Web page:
world that players will know they cannot pass, so we will create a moat by first changing the Brush Size value to 50 and then holding down the Shift key, and
    left-clicking around the middle of our texture. In this case, it’s okay to use the Top view; remember this will eventually be water to fill in lakes, rivers, and so on, as shown in the following screenshot:

    At this point, we have done what is referred to in the industry as “greyboxing”, making the level in the engine in the simplest way possible but without artwork (also known as “whiteboxing” or “orangeboxing” depending on the company you’re working for).

    At this point in a traditional studio, you’d spend time playtesting the level and iterating on it before an artist or you takes the time to make it look great. However, for our purposes, we want to create a finished project as soon as possible. When doing your own games, be sure to play your level and have others play your level before you polish it.

    For more information on greyboxing, check out

    For an example with images of a greybox to the final level, PC Gamer has a nice article available at

    This is interesting enough, but being in an all-white world would be quite boring. Thankfully, it’s very easy to add textures to everything. However, first we need to have some textures to paint onto the world and for this instance, we will make
    use of some of the free assets that Unity provides us with.

  4. So, with that in mind, navigate to Window | Asset Store.

    • The Asset Store option is home to a number of free and commercial assets that can be used with Unity to help you create your own projects created by both Unity and the community. While we will not be using any unofficial assets, the Asset Store option may help you in the future to save your time
      in programming or art asset creation.
  5. An the top right corner, you’ll see a search bar; type terrain assets and press Enter. Once there, the first asset you’ll see is Terrain Assets, which is released by Unity Technologies for free. Left-click on it and then once at the menu, click on the Download button:
  6. Once it finishes downloading, you should see the Importing Package dialog box pop up. If it doesn’t pop up, click on the Import button where the Download button used to be:
  7. Generally, you’ll only want to select the assets that you want to use and uncheck the others. However, since you’re exploring the tools, we’ll just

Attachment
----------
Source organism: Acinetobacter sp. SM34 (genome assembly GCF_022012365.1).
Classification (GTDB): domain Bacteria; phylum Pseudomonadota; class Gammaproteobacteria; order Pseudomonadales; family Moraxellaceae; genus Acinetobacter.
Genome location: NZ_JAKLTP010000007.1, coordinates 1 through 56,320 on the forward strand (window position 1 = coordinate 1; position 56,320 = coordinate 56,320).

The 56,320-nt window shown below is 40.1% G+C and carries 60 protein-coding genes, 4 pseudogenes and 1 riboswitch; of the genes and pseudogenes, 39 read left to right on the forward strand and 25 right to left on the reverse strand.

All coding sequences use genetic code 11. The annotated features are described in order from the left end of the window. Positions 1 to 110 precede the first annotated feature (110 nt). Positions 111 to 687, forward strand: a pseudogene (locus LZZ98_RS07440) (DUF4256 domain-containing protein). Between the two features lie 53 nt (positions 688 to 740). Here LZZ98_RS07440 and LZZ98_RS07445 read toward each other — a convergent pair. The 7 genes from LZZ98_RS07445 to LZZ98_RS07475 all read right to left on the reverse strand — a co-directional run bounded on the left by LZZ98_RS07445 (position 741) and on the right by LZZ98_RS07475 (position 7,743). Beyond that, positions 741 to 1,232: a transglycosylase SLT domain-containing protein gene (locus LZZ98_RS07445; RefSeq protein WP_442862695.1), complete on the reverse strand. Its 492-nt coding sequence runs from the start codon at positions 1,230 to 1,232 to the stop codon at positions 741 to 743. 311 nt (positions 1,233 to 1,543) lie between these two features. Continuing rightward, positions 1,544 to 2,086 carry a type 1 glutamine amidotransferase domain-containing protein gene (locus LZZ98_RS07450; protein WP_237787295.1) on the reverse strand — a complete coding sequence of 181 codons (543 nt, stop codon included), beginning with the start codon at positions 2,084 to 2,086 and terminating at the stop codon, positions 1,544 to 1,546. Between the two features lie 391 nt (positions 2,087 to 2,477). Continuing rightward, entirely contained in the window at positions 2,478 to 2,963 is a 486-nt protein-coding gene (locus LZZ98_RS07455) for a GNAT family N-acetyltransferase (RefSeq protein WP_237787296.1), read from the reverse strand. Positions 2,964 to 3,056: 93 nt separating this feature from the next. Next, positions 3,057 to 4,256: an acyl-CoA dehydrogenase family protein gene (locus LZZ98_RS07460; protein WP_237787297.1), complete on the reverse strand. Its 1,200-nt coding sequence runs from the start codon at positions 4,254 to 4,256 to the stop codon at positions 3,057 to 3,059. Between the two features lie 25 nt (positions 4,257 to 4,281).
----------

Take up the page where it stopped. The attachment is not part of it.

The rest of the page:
click on the Import button to place them all.
  8. Close the Asset Store screen; if it’s still open, go back into our game view.
    You should notice the new Terrain Assets folder placed in our Assets folder. Double-click on it and then enter the Textures folder:
    • These will be the textures we will be placing in our environment:
  9. Select the Terrain object and then click on the fourth button from the left to select the Paint Texture button. Here, you’ll notice that it looks quite similar to the previous sections we’ve seen. However, there is a Textures section as well, but as of now, there is the information No terrain textures defined in this section. So let’s fix that. Click on the Edit Textures button and then select Add Texture.
  10. You’ll see an Add Terrain Texture dialog pop up. Under the Texture variable, place the Grass (Hill) texture and then click on the Add button:
  11. At this point, you should see the entire world change to green if you’re far away. If you zoom in, you’ll see that the entire terrain uses the Grass (Hill) texture now:
  12. Now, we don’t want the entire world to have grass. Next, we will add cliffs around the edges where the water is. To do this, add an additional texture by navigating to Edit Textures… | Add Texture. Select Cliff (Layered Rock) as the texture and then select Add. Now if you select the terrain, you should see two textures. With the Cliff (Layered Rock) texture selected, paint the edges of the water by clicking and holding the mouse, and modifying the Brush Size value as needed:
  13. We now want to create a path for our player to follow, so we’re going to create yet another texture this time using the GoodDirt material. Since this is a path the player may take, I’m going to change the Brush Size value to 8 and the Opacity value to 30, and use the second brush from the left, which is slightly less faded. Once finished, I’m going to paint in some trails that the player can follow. One thing that you will want to try to do is make sure that the player shouldn’t go too far before having to backtrack and reward the player for exploration. The following screenshot shows the path:
    • However, you’ll notice that there are two problems with it currently. Firstly, it is too big to fit in with the world, and you can tell that it repeats.
  14. To reduce the appearance of texture duplication, we can introduce new materials with a very soft opacity, which we place in patches in areas where there is just plain ground. For example, let’s create a new texture with the Grass (Meadow) texture. Change the Brush Size value to 16 and the Opacity value to something really low, such as 6, and then start painting the areas that look too static. Feel free to select the first brush again to have a smoother touch up.